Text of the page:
Meet Lily. She’s a charmer. Notice she demonstrates that universal perspective–somehow the grass always looks greener on the other side of the fence.
It does for me as I pursue a career as a writer, anyway. Observing the professional layouts and intellectual content of my fellow bloggers’ work blows me away. (That’s a compliment to each of you.) I have to be careful that it doesn’t make me feel somehow inadequate. I am, after all, an amateur at this. In addition, I am an amateur whose “central organizing factor” is running on empty. You’ve never heard of central organizing factor? Please, allow me to enlighten you.
We all have very busy lives. We women, in particular, tend to want to be “all things to all people”, and we will knock ourselves out trying. Marriage, parenting, work, homemaking (do we still use that word?) and trying to find time to pursue our passions and dreams depletes our central organizing factor. (I didn’t coin that phrase–a good friend did–but I do love it!). We want to excel at doing it all and look beautiful and serene in the process. If any thing gets left on the back burner, bottom of the list, or, in good Scarlett O’Hara style, left to be thought about tomorrow, it tends to be our stuff. Maybe it’s time at the gym or reading that book that’s been on your nightstand gathering dust or sending an appreciative e-mail to a dear friend. Or, just maybe, it’s developing expertise in the field of our dreams, which for most of us bloggers is writing. And, generally, for me, it seems to be carving out the time to blog and work on that next book.
Some days I just know I am running low on the ability to structure my day. I seem incapable of getting all the things on the to-do list done. I am overwhelmed by the magnitude of my responsibilities. Numerous worries intrude into my consciousness. Those are the days I know my central organizing factor is low. There are too many demands sucking it dry. Suddenly I realize that I am about to fall over the edge into the pit of helplessness and hopelessness. And that’s when I jerk myself up and, giving myself a little pep talk or reality check or scolding, whichever seems most appropriate, I somehow keep on keeping on. At that moment in time, that is the best I can do.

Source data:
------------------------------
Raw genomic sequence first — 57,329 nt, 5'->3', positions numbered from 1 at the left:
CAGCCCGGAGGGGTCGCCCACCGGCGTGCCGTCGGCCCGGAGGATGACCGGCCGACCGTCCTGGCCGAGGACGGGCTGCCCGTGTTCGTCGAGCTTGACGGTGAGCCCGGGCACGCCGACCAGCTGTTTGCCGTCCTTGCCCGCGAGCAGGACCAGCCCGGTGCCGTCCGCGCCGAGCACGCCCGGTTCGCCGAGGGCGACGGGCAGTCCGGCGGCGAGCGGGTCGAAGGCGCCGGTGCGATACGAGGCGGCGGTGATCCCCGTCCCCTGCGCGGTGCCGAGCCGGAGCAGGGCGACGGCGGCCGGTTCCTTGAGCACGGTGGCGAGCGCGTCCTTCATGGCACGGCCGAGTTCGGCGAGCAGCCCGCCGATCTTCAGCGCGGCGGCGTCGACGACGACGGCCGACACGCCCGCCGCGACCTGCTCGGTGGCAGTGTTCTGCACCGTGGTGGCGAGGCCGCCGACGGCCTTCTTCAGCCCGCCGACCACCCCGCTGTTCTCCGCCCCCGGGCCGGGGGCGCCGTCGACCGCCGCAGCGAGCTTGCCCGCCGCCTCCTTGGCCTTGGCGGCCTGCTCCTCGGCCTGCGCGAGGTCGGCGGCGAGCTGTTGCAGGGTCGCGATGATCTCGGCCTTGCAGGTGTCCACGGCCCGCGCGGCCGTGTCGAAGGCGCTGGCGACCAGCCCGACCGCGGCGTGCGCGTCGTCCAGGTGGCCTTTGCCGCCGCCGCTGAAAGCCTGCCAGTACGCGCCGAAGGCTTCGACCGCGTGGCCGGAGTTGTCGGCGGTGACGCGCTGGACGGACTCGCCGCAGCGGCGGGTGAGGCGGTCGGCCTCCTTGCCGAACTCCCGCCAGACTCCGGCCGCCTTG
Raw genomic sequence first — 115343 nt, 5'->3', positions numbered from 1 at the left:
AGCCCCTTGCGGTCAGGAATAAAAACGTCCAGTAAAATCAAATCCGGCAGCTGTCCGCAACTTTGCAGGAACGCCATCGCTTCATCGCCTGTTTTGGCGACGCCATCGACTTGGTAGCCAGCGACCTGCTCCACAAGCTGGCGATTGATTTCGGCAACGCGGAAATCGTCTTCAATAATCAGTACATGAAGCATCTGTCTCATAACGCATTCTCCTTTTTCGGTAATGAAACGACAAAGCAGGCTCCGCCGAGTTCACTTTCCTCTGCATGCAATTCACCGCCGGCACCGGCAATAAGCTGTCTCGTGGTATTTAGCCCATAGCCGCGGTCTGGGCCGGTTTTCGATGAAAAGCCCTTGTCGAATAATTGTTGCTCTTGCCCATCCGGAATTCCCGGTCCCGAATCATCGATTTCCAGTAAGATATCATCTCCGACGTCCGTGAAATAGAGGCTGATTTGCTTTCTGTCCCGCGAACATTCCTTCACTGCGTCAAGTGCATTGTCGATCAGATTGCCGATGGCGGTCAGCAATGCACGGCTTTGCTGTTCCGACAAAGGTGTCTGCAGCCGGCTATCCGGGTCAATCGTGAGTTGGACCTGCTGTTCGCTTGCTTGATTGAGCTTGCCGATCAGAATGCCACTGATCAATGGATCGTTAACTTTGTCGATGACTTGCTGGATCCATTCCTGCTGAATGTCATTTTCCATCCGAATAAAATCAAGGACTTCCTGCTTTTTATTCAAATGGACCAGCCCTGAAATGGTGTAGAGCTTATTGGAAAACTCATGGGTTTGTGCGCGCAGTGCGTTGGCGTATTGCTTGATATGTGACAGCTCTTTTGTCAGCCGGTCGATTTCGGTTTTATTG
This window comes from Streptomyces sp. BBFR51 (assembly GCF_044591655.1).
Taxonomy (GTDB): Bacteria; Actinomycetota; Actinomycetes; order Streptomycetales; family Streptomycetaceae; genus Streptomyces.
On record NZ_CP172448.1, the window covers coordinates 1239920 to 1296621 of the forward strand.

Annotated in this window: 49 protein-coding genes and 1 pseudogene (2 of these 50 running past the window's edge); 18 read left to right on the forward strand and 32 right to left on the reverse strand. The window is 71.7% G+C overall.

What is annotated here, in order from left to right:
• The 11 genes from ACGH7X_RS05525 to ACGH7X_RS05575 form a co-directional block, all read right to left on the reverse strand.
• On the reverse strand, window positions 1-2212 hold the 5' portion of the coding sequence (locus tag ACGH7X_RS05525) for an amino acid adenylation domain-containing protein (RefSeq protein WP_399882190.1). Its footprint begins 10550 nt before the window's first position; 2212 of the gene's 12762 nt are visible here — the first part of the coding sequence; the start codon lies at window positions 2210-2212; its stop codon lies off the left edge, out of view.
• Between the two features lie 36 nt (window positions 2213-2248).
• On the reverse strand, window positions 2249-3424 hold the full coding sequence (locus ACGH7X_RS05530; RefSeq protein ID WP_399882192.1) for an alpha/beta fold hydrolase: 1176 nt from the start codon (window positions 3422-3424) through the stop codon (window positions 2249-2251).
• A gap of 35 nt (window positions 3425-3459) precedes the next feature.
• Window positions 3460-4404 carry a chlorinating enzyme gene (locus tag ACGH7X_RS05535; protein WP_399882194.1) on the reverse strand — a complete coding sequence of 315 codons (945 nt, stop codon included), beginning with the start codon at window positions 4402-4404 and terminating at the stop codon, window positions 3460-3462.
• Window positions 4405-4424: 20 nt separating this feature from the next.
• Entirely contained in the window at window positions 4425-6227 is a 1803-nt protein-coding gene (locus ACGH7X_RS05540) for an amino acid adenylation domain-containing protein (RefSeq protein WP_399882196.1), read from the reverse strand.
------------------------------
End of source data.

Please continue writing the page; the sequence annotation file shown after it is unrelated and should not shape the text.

Maya Angelou said, “Do the best you can until you know better. Then when you know better, do better.”
Let me see if I can apply that wisdom to my situation: The art and science (and, yes, this computer stuff is a challenging science for me) of blogging can only be developed by doing. Just dreaming accomplishes nothing. The same applies to writing (and getting published)–just keep working has to be my mantra.
But, more importantly, faith and health and relationships and time to smell the roses are not to be neglected. How will I know to do better unless I spend time with the Lord and His instruction book on living the best possible life? A little dust on the tables won’t matter in the long run. Whether I take care of this body will. And relationships make life worth living. Living in the moment, alert to all of the beauty and love and possibilities that surround us is imperative. And I must remember the words of Edward Everett Hale:
Look up and not down;
look forward and not back;
look out and not in;
and lend a hand.
Lily still hasn’t figured out that grass is grass. She probably never will. Some days I awaken and feel like I can face any challenge. When I don’t feel that way, it’s a clue that I need to refresh that supply of central organizing factor. And, I think the only way to do that is to look up to the Heavenly Father to fill my spiritual cup, look forward to the land of my dreams, and look outside my little corner of life to see where I can lend a hand.
What do you think?